Furthermore, a similar prohibition already exists in the current law. Specifically, the organic law on common courts sets forth exactly the same ban for members of the administrative committee of the conference of judges. This ban was designed by the brother of Kublashvili, a former chair of the parliamentary committee for legal affairs. Under that rule, no chairman of any court, or his/her deputy, or chair of chamber or the panel may be elected a member of the administrative committee.

We did not invent a bicycle. It already exists. We just expanded it to the High Council of Justice. And I am asking, if this ban was not discriminatory for the members of the administrative committee and the Kublashvili brothers liked it for such a long time, why it is discriminatory for the members of the High Council of Justice? Where is the logic here?

DFW: The Chairman of the Supreme Court also remarks that giving all judges a right to nominate candidates for the High Council of Justice would complicate the procedure so that it may fail.

A.B: This assumption is also groundless, as our bill also foresees that if more or less than eight candidates collect necessary amount of votes, this problem will be easily solved – the first eight persons having the best results will occupy the eight seats in the Council. If less than eight persons receive the necessary number of votes, then a second round will be be held for the vacant seats and just one fourth of the votes will be enough in that second round.

So, there is no problem here, unless anyone wants to arrange a sabotage on purpose and to force every member of the conference of judges not to vote. I don’t know what some people are going to plan there, but within the frames of normal election process and fair attitudes, there shouldn’t be any kind of problems.

DFW: Your opponents do not like that part of the draft by which the current members of the High Justice Council will be terminated and they will only fulfill duties of a member until the new Council is composed under the new regulations. Their argument is that they are legitimately elected members under the current law and the new rules shouldn’t apply to such members until their term is over.

A.B: What does “legitimately” mean? It means something which is lawful. Maybe someone, especially proponents of the previous government, thinks that anything which is written in the law is lawful. You may not write in the law anything you like. That’s what they were doing when they were in power. No, not everything you may think of is lawful just because you have written it in the law.

Law has a hierarchical structure. The constitution stands on the top of this hierarchy, and eternal and universal principles of law stand even higher, including universally recognized principles of human rights. And each particular norm should be in line with higher norms and eventually with those universal principles of law. If any particular provision of law contradicts those principles, it cannot be considered to be ”legitimate” or “lawful”.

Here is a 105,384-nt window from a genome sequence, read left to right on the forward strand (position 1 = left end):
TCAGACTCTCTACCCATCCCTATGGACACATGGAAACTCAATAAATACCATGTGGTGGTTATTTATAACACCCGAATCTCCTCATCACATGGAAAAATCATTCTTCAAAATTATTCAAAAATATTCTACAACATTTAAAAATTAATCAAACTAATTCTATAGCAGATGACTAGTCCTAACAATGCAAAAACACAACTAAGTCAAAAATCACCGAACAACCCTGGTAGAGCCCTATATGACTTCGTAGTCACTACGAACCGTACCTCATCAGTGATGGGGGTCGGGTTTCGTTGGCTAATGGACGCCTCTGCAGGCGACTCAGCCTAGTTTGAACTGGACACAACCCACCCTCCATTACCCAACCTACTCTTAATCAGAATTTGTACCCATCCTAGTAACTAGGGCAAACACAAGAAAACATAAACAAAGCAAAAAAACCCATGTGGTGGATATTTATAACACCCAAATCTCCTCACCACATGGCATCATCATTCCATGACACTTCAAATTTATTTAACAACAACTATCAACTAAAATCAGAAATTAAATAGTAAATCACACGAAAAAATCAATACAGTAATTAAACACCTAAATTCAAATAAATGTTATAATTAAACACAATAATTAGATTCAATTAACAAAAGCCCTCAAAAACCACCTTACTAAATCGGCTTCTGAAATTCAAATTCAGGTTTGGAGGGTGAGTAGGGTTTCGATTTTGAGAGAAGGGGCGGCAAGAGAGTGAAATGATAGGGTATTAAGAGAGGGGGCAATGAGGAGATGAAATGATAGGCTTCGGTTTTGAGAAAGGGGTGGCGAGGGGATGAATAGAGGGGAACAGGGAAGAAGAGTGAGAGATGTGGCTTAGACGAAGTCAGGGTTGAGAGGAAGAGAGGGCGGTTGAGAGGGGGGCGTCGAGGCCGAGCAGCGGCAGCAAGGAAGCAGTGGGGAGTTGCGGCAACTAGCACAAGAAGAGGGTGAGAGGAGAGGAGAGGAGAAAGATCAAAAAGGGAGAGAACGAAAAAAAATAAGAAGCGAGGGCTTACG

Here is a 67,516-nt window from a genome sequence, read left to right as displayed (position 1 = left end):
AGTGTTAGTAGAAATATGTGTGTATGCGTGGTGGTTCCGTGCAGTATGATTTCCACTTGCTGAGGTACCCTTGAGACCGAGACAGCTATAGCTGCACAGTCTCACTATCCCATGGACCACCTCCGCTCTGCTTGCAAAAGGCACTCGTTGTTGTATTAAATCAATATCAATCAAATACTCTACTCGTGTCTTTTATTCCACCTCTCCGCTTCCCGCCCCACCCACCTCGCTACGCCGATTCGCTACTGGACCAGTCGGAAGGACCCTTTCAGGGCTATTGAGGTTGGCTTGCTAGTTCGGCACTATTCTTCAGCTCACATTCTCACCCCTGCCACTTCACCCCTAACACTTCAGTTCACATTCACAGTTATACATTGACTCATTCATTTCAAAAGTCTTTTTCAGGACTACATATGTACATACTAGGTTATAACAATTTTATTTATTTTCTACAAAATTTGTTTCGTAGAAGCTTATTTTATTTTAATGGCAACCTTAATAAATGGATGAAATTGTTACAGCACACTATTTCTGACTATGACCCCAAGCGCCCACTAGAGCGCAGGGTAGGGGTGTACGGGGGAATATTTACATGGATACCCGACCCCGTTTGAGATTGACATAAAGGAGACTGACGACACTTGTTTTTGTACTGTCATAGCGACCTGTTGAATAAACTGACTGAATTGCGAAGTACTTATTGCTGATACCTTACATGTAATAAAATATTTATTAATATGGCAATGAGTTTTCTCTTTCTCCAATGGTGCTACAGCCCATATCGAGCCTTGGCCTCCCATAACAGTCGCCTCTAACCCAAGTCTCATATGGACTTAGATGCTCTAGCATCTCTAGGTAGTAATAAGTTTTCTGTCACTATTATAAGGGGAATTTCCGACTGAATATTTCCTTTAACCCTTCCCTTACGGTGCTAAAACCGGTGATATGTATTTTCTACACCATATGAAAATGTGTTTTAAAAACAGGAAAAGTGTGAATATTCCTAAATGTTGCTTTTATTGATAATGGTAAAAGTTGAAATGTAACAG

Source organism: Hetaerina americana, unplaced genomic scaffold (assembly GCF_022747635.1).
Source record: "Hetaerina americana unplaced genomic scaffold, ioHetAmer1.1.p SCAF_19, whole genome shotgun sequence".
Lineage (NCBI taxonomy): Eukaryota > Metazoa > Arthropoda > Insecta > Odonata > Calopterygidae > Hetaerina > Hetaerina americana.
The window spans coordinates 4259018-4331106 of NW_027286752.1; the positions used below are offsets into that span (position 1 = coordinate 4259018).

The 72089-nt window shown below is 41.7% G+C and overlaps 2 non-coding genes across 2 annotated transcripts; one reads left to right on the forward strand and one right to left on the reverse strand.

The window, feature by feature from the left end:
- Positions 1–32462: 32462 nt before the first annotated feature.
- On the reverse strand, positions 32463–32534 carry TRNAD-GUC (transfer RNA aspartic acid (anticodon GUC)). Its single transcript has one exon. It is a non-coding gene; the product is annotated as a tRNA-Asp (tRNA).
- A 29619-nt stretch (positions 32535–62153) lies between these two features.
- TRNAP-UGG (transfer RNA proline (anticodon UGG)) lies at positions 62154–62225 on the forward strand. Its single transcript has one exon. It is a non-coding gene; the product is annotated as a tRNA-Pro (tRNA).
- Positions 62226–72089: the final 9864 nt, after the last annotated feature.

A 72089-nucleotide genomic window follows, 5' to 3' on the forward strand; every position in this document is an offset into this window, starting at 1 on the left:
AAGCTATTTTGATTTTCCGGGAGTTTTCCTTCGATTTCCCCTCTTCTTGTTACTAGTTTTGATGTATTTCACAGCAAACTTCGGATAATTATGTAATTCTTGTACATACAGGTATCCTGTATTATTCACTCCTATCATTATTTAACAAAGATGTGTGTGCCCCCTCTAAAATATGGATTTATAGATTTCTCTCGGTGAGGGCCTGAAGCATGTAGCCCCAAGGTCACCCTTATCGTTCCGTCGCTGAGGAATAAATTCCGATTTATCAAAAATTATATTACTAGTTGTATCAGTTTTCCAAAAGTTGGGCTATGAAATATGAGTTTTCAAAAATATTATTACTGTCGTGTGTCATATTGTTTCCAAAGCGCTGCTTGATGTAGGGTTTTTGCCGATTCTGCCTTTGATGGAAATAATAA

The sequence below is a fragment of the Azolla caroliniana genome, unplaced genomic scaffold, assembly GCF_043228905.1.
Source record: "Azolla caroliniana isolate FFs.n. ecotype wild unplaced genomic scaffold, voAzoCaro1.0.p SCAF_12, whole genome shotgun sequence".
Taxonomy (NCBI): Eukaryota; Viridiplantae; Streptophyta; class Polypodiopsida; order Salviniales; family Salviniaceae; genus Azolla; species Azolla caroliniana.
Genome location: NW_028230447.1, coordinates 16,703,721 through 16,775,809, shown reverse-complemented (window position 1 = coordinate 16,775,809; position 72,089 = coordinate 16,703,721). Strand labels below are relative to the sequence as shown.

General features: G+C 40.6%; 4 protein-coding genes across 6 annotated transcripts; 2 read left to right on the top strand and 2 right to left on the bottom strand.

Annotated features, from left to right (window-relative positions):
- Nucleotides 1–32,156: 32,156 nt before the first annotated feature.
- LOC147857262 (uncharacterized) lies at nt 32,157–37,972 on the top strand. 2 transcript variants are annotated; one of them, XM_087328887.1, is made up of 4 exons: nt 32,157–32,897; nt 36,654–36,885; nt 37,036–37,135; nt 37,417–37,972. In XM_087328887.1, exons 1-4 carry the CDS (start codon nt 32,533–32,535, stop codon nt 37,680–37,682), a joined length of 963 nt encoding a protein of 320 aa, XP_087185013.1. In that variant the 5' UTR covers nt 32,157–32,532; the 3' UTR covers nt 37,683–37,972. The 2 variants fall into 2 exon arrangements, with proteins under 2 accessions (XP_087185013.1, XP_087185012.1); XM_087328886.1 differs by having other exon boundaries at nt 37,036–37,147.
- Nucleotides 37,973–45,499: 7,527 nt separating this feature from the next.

This is one of the key principles of a state based on the rule of law. Again, if any norm of domestic law contradicts these principles, we cannot consider them to be legitimate.

Now I may ask you, if the Chairman of the Supreme Court, who also holds four other key positions in the judicial system and also has an exclusive power to propose candidates for membership of the High Council of Justice to the so-called self-government body of judges, and if the judge members of that “self-government body” have no other choice but to approve his proposal by raising their hands, showing thereby loyalty to their boss, can we really say that members elected this way are legitimately elected ones? What does this process have in common with democracy and the rule of law? And what kind of “legitimacy” are we talking about here?

Accordingly, if we agree that such rules are in conflict with the principles of rule of law, than we must conclude that the members elected under such illegitimate rules cannot be considered legitimate. So, it does not matter that Mr Kublashvili’s brother has written such unlawful rules in the law. That fact by itself does not make those illegitimate norms legitimate. Accordingly, the conclusion of our logic is that everything that is not legitimate should be abolished.

DFW: Why should the president be deprived of his power to appoint members of the High Council of Justice?

A.B: Because the president is a representative of the executive branch. It does not matter that by the initiative of Kublashvili brothers, he no longer is called “head of the executive” buyt instead “head of state”. In fact, by his functions, under the current constitution, he is a top official of the executive government. The executive government should not interfere in the judicial system. Nor should a legislative body or its members, I mean political figures, have seats in the High Council of Justice.

That’s why we propose that parliament should have the power to elect all six non-judge members of the High Council of Justice, but not from its own members as it stands now, but among representatives of the public. Faculties of law, civil society organizations and the Georgian Bar Association will be authorized to nominate candidates from among their members. We think this is a good rule because where the public does have any influence or control over the activities of the High Council of Justice, there will be no confidence in the judicial system and the degree of democracy and justice will be low.

In addition, we are proposing some strict criteria which should be met by the candidates for the High Council of Justice. First of all, the age threshold will be raised from 25 to 30 years. It is important that a candidate should be an accomplished lawyer and should have a certain life experience. Furthermore, this should be a recognized person of his/her field and it should be a person of high moral standing.